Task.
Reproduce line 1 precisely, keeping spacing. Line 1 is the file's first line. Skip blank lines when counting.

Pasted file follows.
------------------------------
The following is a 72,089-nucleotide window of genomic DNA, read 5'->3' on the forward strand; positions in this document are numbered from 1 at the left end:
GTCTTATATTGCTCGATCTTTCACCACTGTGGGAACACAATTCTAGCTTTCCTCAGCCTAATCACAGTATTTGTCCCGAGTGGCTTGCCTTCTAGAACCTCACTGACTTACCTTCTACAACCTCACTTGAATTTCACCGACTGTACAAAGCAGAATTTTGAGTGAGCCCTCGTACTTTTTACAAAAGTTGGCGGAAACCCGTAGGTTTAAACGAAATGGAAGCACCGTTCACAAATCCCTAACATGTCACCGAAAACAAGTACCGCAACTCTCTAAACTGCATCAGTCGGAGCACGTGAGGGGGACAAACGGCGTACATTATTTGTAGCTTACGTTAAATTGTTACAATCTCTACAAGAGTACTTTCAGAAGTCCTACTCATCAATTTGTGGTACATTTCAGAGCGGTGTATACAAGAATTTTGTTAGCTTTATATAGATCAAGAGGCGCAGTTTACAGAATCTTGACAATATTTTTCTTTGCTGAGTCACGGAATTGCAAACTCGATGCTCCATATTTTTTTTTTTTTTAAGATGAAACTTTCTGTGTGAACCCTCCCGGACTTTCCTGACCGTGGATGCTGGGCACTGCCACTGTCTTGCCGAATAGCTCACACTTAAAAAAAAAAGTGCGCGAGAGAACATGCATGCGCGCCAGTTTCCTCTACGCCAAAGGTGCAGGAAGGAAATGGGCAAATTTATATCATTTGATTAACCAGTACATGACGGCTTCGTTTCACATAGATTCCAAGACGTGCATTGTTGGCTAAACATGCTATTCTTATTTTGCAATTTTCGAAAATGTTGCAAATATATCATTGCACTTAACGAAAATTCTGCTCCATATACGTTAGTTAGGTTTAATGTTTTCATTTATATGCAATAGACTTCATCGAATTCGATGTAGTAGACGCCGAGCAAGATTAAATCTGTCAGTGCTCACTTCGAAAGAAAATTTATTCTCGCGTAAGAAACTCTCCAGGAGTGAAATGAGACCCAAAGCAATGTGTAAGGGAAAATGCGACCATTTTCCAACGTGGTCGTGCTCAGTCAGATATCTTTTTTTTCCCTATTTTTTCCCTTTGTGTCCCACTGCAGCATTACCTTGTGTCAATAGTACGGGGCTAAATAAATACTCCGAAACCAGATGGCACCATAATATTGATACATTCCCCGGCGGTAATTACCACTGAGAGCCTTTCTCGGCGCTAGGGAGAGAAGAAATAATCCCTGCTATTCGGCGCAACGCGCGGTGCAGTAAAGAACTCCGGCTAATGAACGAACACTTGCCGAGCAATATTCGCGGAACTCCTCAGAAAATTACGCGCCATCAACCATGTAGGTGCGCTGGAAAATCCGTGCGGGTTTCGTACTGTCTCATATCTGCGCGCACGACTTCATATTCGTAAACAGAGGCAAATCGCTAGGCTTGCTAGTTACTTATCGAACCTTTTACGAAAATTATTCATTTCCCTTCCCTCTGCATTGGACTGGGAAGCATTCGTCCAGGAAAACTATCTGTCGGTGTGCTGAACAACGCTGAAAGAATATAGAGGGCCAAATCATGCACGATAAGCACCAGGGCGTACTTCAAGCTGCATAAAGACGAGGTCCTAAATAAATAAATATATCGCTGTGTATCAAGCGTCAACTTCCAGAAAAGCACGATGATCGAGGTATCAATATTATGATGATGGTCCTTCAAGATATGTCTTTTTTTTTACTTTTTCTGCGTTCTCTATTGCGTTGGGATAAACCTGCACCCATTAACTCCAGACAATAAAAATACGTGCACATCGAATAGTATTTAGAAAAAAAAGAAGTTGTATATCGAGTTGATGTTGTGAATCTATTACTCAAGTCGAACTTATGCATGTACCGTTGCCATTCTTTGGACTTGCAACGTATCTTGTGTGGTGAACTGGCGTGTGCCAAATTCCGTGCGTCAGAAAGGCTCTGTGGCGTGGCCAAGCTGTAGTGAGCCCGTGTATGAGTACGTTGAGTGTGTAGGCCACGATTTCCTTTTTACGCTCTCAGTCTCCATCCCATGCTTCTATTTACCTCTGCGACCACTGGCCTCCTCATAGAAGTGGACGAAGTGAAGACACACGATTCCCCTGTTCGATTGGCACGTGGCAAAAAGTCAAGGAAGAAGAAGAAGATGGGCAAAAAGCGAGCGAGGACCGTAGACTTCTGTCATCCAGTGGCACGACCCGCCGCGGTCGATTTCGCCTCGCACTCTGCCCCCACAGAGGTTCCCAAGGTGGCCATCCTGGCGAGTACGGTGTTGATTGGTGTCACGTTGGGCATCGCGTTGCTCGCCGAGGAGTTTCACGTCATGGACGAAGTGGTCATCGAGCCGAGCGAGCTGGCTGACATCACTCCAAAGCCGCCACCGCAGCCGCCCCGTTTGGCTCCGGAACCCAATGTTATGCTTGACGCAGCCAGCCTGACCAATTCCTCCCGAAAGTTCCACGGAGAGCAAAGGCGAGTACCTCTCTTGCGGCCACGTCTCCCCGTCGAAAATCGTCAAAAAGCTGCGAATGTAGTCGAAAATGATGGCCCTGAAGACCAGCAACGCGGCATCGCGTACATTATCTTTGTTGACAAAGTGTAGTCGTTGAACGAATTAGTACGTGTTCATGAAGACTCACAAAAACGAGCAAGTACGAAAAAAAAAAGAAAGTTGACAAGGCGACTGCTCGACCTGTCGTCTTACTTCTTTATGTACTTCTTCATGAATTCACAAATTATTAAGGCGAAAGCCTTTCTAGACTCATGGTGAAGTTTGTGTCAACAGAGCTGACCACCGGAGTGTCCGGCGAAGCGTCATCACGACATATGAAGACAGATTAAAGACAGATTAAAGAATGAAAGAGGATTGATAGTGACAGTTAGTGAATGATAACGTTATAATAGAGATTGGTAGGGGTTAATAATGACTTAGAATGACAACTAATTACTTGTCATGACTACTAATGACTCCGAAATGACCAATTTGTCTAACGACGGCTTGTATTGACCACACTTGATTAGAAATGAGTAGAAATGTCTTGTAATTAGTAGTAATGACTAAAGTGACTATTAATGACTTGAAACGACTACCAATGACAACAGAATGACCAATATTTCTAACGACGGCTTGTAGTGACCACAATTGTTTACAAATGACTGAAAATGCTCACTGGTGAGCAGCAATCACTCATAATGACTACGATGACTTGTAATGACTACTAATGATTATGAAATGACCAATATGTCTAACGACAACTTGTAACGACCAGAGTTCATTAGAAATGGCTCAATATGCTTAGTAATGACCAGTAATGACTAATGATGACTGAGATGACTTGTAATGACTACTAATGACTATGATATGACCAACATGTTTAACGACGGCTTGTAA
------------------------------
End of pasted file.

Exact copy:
The following is a 72,089-nucleotide window of genomic DNA, read 5'->3' on the forward strand; positions in this document are numbered from 1 at the left end: